OT: Original iMac ad influences

Lynn Fredricks lfredricks at proactive-intl.com
Fri Aug 22 10:23:34 EDT 2008

> I hope you get better! (I usually get those from nodding off 
> at the keyboard, I should really get an LCD to replace the 
> CRT, I heard they're much softer).
> On the topic you've raised: I've often wondered how far back 
> the design of the product begins prior to it making a social 
> impact - In this sense, where the iMac was concerned: Is the 
> design driven by the company or the designer? Steve Jobs 
> hired Jonathan Ive: Did his design influence Steve Jobs? Did 
> Steve Jobs want Jonathan Ive's designs? Would there have been 
> a 'floral' iMac without them?

Regardless of what really happened, it's a certainty that either SJ will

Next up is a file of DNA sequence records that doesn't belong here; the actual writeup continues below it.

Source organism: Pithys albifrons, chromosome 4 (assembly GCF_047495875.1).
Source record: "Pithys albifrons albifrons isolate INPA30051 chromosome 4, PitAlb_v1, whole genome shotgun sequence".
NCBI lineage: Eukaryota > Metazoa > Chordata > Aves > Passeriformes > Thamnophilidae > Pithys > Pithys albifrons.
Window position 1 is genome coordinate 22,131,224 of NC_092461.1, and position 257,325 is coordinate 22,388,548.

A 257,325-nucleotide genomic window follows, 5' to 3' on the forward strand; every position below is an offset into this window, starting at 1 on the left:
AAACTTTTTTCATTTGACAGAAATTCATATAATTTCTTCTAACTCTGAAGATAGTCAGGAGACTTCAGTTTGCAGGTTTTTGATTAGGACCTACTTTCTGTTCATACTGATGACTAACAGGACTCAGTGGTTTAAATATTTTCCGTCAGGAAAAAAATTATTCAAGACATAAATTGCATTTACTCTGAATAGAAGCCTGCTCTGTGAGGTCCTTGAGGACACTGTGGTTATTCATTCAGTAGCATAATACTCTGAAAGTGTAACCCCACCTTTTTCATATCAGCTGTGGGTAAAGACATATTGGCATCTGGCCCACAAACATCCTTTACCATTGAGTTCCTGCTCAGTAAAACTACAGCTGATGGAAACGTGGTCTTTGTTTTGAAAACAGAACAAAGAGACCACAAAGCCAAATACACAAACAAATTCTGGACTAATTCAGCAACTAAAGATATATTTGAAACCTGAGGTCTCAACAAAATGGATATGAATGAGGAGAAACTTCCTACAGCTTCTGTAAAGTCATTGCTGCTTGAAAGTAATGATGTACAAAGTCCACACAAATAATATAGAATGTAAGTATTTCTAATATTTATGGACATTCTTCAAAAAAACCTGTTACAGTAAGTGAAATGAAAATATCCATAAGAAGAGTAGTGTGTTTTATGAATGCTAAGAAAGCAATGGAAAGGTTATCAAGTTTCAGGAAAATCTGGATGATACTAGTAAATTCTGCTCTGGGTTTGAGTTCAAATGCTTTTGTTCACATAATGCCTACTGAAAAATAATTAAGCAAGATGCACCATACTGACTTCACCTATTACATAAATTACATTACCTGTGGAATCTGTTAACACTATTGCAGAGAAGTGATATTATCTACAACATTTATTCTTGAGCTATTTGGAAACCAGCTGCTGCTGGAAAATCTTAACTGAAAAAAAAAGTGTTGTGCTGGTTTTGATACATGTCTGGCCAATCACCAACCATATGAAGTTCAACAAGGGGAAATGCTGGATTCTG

take credit for it, or a loving set of followers will credit him with it ;-)

> Possibly, maybe not when they did, but it was bound to happen 
> (whether from Apple or another company). Some may have even 
> had similar designs prior to Apple, but afraid, weary of 
> releasing something that different?

The iMac's colors and varying shapes were consumer product designs applied
to computers. The concept of doing something like this is not new - taking
working, successful product qualities and applying them to a new class of
products. This was how the Jello Pudding Pop was born.

The iMac wasn't the first to do this, though they are without a doubt the
most successful at crossing not only the technical boundaries but also
cultural ones as well. Ive seen "consumerized" electronics from Japan since
first going there in the late '80s, and computers a few years later
thereafter. But I know it all started there well before that.

Best regards,

Lynn Fredricks
Paradigma Software

Valentina SQL Server: The Ultra-fast, Royalty Free Database Server 

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